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Ratio by Michael Ruhlman

October 13, 2016

Happy Artober! Let's celebrate with a book about food math that is so cool, even a nonmath person (like me) will love it!


October is Artober month here at the Nashville Public Library. There are lots of exhibits and programs featuring art at your local libraries. Check the calendar for all the fun event listings. Now, while I love arts of all kinds, this month my blog posts are going to be dedicated specifically to the Culinary Arts. I could talk about cook books and chefs all the time on this blog, but I try to mix it up to show that I really do read other things. But this month, I’m letting the culinary genie out of his (or her) bottle!
I’ve have mentioned Michael Ruhlman before on this blog. It started when I first read his book, The Making of a Chef and then moved to discuss his cookbook featuring The Egg. Today I’m going to talk to you about his book, Ratio: The Simple Codes Behind the Craft of Everyday Cooking. Let’s make Ratio our word of the day, shall we?
I got my start in the baking world, so I thought you always had to use a recipe in order to cook. In baking, this is partially true, because you do need the correct ratio* of ingredients in order for bread to rise properly or your cookies to not run across the baking sheet. But in cooking, you don’t really need a recipe. You can just start with a general idea of where you want to end up and adjust as you go.
Wait – what is the difference between baking and cooking? 
Ok, that’s a fair question. Baking tends to be more flour-based items, usually sweet, but not always – things like breads, cookies, and pies. Things you put in the oven and bake for a time. Cooking tends to be more savory items like meat, fish, eggs, pasta, veggies. It can be put in the oven, but nothing has to rise or get puffy. I didn’t go to culinary school, so there is probably a more precise definition, but that will get us where we need to be for today.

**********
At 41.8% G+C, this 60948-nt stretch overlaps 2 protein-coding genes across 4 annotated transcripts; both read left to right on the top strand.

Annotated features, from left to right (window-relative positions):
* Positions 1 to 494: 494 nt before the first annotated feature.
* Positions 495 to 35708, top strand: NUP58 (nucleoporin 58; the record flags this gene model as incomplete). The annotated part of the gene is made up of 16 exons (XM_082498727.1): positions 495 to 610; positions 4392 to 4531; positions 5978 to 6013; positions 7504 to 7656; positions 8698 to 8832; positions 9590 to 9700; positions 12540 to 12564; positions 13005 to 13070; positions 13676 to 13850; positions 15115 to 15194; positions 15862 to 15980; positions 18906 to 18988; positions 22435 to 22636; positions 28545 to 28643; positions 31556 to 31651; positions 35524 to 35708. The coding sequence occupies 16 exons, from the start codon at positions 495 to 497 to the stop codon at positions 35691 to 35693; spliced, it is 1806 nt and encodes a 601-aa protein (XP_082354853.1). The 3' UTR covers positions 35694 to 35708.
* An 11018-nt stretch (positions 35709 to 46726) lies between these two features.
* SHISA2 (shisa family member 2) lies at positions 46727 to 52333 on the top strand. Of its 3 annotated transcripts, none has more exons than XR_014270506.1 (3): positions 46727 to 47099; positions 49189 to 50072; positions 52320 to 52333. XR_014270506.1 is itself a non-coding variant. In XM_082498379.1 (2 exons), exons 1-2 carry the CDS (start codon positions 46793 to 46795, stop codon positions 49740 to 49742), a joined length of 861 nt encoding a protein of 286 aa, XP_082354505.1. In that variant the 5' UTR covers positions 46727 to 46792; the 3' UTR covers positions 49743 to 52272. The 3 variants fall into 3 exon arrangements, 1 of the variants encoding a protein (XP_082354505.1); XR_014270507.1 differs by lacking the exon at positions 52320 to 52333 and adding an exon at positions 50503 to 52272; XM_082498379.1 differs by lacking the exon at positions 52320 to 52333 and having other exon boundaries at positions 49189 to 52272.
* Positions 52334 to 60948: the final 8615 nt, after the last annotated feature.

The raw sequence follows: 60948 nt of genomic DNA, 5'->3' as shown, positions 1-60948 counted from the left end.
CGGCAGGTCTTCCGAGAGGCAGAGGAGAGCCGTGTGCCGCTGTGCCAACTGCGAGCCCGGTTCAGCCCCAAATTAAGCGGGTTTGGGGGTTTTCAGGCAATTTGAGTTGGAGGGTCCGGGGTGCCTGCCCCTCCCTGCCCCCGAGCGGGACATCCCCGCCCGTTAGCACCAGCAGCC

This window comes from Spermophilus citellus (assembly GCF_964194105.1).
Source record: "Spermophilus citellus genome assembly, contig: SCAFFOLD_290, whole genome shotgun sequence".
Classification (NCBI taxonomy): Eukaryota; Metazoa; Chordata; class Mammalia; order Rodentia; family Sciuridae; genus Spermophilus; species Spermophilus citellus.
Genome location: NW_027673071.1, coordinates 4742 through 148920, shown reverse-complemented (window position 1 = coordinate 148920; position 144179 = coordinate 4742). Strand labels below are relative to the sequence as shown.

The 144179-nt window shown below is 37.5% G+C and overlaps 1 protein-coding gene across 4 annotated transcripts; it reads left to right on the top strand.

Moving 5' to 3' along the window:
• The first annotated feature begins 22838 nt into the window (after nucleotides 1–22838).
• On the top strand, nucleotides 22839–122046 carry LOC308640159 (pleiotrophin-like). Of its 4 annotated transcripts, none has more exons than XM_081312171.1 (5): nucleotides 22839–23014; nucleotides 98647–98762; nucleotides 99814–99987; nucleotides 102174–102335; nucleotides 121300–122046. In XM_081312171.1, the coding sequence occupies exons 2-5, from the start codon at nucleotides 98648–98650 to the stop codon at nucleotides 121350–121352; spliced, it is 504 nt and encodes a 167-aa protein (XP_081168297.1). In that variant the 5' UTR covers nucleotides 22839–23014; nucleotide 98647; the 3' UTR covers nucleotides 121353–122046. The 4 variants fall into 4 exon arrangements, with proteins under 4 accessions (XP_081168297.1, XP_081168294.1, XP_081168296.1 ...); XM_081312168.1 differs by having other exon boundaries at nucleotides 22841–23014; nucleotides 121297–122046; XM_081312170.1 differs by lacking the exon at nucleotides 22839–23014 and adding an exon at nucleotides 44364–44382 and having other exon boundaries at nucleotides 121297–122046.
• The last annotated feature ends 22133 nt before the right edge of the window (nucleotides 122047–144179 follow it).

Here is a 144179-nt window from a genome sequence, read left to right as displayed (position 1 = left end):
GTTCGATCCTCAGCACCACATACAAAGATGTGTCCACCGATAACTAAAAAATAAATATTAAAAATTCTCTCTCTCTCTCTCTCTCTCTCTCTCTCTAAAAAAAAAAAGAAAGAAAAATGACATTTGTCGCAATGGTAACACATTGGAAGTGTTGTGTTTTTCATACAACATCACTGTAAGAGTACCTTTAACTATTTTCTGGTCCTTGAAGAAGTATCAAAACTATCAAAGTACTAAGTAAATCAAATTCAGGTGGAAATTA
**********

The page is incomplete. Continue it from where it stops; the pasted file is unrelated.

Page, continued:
So in his book, Michael Ruhlman (who did go to culinary school, sort of) dispels the notion that you need a recipe to bake. Instead, he has catalogued the ratios* needed to make cookies and pie crust and pate a choux – which is the basic batter for eclairs. My favorite recipe, er I’m sorry, I mean ratio*, is that of pasta. Pasta is a 3:2 ratio* which means that for every three ounces of flour I need two ounces of eggs – which is about one egg. Once you know the basic recipe, you can scale up, or down, to a certain extent, as needed. I either do 6:4 or 9:6. Someday I’m gonna do 15:10, but today is not that day.
I’ve tried other recipes and I liked the cookie recipe but I didn’t care for the bread recipe. It was too dense. Check out our October 5 Popmatic Podcast where I talk about my favorite loaf of bread. Up next on my To Learn list is pate a choux. It seems tricky but I think I can do it. And with Ruhlman’s help, I definitely know where to start.
Happy ratio-ing*…
:) Amanda
*Ah! Word of the Day.

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Amanda is a classically-trained pianist who loves to read. Like any good librarian, she also has two cats named after Italian cities. Amanda spends her free time sitting in Nashville traffic, baking, and running the Interlibrary Loan office at the Nashville Public Library.